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Agronomy

Proactive Management of the Annual Bluegrass Weevil

March 12, 2013
10 a.m. (Central)
Education Points: .1

The annual bluegrass weevil (ABW, Listronotus maculicollis) is a problem of increasing concern for golf course superintendents in eastern North America. Preventing and suppressing ABW outbreaks is still largely dependent on insecticidal control. The key to a successful ABW management program is knowing when and where to target the insect not only with insecticides, but also with the range of detection, monitoring and decision-making tools that are available.

In this webcast, Daniel Peck, Ph.D., will draw on information from recent scientific studies to address what goes on at the ABW’s overwintering habitat, what goes on at its developmental habitat, and what the relationship is between those diverging habitats. In addition, he will explore how this information can be used to improve best management practices for ABW in Poa annua playing surfaces.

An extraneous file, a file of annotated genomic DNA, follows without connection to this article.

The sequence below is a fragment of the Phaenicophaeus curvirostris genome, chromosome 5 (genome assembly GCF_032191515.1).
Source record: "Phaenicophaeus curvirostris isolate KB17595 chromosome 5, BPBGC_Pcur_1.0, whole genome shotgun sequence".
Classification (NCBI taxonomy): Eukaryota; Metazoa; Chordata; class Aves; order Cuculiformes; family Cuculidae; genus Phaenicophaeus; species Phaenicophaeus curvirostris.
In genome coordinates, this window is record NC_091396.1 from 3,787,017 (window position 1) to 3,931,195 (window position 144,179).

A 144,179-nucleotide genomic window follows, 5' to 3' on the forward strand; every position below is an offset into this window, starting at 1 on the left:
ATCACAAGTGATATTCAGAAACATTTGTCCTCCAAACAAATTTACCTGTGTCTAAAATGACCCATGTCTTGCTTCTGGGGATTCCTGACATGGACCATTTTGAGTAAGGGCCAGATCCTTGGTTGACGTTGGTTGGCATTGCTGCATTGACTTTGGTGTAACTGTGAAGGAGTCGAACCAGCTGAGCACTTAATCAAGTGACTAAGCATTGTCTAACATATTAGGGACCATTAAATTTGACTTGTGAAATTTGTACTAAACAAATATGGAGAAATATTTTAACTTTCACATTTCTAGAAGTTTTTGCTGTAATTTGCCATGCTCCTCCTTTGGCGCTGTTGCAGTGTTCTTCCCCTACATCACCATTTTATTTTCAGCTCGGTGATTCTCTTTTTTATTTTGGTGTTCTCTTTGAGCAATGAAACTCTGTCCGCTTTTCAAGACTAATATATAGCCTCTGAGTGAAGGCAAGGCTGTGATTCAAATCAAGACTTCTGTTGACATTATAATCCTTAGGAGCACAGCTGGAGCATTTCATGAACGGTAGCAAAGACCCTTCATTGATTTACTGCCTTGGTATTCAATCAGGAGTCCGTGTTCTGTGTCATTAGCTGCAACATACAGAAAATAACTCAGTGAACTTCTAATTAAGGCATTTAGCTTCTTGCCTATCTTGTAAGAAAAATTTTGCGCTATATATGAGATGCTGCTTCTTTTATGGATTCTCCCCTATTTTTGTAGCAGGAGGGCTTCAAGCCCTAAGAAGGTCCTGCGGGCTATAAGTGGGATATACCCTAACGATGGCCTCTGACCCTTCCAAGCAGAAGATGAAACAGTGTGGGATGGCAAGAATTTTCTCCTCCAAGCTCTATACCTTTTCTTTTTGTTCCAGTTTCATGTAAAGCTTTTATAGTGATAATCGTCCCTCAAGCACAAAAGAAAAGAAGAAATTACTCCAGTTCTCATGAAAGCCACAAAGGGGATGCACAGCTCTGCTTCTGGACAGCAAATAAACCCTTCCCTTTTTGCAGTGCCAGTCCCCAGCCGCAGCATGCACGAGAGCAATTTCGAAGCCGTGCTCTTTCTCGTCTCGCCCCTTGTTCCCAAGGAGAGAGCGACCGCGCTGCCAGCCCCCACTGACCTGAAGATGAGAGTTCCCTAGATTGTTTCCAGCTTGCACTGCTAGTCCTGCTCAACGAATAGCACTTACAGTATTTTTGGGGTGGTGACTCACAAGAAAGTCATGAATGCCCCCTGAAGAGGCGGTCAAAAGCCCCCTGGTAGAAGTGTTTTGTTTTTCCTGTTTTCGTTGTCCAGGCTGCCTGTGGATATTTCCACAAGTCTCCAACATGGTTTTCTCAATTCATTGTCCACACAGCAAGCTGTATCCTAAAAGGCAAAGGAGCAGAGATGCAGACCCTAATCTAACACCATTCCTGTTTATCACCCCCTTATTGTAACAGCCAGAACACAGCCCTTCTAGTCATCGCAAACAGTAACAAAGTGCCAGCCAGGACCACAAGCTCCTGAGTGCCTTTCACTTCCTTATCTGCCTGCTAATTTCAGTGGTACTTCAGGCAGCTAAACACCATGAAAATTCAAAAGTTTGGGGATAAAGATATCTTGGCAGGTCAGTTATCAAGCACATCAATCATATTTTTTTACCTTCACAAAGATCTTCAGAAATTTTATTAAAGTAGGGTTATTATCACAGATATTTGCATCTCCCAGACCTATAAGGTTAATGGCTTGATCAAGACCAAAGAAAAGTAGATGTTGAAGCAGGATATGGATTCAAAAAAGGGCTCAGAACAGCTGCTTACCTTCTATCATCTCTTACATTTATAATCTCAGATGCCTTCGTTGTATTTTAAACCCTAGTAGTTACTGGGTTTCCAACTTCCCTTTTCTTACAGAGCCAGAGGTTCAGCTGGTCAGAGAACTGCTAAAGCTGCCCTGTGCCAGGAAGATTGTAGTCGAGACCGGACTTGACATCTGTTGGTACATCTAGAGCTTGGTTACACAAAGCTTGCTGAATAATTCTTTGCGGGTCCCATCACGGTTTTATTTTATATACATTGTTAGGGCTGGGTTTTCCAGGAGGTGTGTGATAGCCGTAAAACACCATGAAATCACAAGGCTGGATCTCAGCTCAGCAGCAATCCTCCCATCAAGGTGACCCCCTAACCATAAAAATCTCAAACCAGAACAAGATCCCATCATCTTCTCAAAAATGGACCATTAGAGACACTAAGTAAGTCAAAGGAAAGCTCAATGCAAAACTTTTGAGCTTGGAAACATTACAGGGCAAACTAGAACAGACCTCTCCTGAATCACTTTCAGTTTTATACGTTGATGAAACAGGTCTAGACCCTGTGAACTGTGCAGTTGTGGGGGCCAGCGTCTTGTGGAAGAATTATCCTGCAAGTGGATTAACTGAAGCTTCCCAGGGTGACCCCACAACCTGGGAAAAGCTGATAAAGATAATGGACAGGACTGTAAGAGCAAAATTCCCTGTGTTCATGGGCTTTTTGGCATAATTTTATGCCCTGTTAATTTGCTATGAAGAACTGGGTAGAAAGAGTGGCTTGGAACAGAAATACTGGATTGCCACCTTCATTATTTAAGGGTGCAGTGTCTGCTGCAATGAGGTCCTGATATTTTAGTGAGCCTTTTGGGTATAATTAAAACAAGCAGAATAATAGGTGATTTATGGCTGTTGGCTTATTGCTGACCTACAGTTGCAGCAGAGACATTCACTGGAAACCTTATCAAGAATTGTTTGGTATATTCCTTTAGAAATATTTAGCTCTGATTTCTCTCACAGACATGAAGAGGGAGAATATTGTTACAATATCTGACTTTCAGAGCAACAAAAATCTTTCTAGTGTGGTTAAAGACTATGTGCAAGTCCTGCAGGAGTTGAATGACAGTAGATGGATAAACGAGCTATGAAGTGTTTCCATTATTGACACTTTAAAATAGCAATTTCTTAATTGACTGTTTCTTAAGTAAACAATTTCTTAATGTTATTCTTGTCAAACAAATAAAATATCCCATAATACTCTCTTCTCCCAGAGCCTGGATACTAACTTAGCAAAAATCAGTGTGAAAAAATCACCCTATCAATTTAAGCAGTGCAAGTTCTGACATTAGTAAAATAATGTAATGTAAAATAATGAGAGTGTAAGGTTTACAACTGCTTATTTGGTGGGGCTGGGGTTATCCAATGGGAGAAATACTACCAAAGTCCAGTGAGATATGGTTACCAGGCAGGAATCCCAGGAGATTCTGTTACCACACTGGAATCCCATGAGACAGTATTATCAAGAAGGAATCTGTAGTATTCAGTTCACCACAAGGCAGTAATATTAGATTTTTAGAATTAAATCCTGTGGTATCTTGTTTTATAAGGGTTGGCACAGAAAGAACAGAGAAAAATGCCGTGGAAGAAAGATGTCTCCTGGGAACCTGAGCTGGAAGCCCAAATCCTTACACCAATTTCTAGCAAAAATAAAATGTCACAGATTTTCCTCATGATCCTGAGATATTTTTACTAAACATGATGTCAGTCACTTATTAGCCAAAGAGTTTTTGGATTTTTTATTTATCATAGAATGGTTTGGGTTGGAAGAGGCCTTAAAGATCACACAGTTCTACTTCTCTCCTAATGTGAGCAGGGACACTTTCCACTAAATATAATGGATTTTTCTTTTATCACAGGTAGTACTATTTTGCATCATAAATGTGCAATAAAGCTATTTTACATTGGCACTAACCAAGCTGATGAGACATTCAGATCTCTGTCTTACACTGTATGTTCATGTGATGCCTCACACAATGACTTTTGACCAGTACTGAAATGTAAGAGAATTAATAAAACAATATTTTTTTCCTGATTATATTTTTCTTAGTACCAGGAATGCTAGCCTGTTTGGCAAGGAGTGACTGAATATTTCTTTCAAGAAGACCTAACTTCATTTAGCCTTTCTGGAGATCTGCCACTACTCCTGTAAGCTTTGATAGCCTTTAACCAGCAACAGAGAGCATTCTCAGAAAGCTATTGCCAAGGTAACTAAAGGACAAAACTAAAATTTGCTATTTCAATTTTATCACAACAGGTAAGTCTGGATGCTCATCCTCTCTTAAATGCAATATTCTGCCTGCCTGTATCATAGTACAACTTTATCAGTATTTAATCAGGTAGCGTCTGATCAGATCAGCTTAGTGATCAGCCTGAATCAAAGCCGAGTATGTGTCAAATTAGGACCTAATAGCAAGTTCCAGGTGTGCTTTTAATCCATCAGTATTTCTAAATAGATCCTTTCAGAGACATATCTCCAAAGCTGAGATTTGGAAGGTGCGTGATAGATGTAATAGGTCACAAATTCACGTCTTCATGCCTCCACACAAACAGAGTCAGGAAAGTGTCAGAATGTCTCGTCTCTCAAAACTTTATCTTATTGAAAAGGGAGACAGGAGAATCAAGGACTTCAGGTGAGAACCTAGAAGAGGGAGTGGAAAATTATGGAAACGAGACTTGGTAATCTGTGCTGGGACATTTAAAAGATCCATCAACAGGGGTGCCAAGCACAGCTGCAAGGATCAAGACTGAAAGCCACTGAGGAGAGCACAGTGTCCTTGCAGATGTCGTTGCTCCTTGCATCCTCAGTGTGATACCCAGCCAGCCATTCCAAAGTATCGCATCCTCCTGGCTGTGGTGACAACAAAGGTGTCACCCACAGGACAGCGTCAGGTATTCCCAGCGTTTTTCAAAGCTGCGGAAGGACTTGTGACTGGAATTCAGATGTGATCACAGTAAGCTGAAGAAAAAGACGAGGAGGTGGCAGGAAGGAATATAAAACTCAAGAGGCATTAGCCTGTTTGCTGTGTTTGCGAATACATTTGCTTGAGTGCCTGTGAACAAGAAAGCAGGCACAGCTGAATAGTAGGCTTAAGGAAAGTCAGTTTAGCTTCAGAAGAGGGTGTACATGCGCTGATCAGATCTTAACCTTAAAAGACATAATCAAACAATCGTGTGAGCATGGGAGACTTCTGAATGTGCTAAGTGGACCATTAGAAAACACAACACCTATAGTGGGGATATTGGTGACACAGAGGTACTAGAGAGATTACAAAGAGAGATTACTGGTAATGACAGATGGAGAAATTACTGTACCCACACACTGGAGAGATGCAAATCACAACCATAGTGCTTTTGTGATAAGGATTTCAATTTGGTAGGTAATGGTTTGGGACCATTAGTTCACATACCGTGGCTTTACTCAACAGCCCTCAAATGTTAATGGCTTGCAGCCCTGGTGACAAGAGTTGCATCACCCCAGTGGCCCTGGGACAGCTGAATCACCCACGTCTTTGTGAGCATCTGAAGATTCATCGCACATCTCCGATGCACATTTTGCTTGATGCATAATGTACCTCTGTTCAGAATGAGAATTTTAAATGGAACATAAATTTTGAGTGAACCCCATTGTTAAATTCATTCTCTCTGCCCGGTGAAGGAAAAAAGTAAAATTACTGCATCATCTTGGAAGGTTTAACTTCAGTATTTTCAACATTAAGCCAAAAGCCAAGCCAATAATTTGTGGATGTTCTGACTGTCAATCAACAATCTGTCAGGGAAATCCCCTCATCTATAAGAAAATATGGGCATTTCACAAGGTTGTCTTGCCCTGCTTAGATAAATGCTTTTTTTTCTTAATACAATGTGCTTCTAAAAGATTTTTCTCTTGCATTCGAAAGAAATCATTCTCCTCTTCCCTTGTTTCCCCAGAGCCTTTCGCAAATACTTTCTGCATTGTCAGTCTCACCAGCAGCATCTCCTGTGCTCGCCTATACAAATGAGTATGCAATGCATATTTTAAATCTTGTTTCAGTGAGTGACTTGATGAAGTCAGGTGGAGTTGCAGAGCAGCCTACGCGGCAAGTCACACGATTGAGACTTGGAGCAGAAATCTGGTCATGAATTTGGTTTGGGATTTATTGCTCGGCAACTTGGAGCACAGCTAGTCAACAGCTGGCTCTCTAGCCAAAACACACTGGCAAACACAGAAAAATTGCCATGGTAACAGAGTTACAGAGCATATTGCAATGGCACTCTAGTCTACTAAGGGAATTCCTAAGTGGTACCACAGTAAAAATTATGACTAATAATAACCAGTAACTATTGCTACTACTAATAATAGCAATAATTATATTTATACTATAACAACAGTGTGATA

About the instructor
Daniel Peck, Ph.D., has worked for more than 20 years in applied ecology, insect-plant interactions and integrated pest management. As the lead scientist at the independent consulting firm Grass Systems Entomology, he helps clients overcome the challenges of turf-infesting, grass-feeding and soil-dwelling insect pests through applied research, private consulting, customized training and related academic services.

Peck’s recent scientific contributions emphasize landscape ecology of the annual bluegrass weevil, invasion biology of European crane flies, biological control of white grubs and the impact of plant protection technologies on non-target soil arthropod communities.

A graduate of the University of Wisconsin (1988), Peck earned his doctorate from Cornell University (1996). Before launching Grass Systems Entomology in 2011, he worked for seven years as a research scientist at the International Center for Tropical Agriculture in Cali, Colombia, and then for seven years as an assistant professor at Cornell University, where he led the soil insect ecology and turfgrass entomology programs.